I will always be grateful for access to medical insurance and care provided through the Affordable Care Act when I took a two-year break from corporate work to focus on a different professional passion. My treatment plan involved a carefully crafted recipe of out-patient hospitalization, cognitive behavioral therapy, and a monthly trip to the pharmacy. Eventually, and perhaps drastically, a family move to a new state for a job provided a fresh start and a healthier environment on which to build on.
Everyone has a story. You never know the personal battles being waged by that person you see across the way. Mental illness is real, and sadly, it’s prevalent.
And worst of all, it’s invisible. I’ve come to view my personal experience with mental illness as a gift that has taught to me to look at the world through a different lens. It’s helped me frame my priorities better. It’s taught me how to go through life looking for the good and leaving behind all the rest.
I’ve come to learn that we all can be teachers and influencers. One conversation, one interaction, or one decision can have huge ramifications and lasting impact. As I enter the second half of my life, I’m choosing to be a force for good. As a parent, a coach, and a consultant for Workhuman, I thrive when I’m able to embrace positivity, clarity, and connection. Making work more human isn’t just a saying for me, it’s part of my being.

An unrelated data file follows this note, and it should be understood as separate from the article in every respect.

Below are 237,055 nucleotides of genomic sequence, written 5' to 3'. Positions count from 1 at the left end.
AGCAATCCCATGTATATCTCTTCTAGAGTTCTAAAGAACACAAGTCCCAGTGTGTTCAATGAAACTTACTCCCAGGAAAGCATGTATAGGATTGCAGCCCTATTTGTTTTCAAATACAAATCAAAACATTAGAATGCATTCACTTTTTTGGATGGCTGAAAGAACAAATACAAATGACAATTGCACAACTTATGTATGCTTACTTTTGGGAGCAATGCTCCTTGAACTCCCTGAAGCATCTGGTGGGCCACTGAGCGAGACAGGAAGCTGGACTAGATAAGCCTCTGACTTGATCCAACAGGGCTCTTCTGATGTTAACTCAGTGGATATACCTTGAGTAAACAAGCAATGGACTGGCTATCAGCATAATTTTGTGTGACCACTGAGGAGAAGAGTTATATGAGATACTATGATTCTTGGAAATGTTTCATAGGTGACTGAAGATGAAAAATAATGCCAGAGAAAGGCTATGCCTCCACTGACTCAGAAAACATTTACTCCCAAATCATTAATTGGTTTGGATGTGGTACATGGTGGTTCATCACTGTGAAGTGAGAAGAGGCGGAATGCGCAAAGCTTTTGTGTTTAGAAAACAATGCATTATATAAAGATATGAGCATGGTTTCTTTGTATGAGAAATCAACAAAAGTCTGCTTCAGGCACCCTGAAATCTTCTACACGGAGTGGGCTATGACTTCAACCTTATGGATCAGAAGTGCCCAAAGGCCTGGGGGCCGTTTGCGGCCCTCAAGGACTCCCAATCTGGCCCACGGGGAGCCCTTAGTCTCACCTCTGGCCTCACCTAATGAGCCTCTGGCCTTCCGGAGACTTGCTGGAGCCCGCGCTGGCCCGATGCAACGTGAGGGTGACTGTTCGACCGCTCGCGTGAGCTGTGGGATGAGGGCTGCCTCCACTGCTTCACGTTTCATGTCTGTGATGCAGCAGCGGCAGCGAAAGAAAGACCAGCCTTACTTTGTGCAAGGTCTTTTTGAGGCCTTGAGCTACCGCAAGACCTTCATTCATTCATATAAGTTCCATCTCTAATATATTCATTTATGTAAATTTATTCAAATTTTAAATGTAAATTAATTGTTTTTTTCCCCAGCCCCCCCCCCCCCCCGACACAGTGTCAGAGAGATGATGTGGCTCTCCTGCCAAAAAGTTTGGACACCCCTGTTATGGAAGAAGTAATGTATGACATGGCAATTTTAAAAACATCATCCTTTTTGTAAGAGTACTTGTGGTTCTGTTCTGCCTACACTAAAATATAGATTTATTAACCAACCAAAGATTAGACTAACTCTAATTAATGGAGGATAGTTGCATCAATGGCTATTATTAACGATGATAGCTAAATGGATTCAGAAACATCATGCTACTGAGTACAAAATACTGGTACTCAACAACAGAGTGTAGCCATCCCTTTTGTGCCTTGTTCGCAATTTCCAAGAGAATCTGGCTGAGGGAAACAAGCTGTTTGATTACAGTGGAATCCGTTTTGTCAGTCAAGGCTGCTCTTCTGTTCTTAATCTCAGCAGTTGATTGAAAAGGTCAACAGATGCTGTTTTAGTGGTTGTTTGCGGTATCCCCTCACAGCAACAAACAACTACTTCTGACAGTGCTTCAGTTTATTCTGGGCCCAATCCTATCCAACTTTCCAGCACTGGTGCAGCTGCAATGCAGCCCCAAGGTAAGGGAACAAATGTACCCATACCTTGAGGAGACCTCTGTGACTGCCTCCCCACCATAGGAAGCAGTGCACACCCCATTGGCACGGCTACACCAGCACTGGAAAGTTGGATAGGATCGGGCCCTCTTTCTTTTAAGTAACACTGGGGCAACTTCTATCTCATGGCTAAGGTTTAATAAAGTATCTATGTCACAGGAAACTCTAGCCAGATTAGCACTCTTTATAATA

World Mental Health Day provides us with a day of awareness and reflection on how we all carry a story of struggle. Compassion is one of those superpowers that is often in short supply. Let’s change that. You never know the impact that a simple act of kindness can have unless you try.
For more resources on how to support mental health in the workplace, visit: http://www.workplacementalhealth.org/
About the AuthorMore Content by David Stott, SHRM-SCP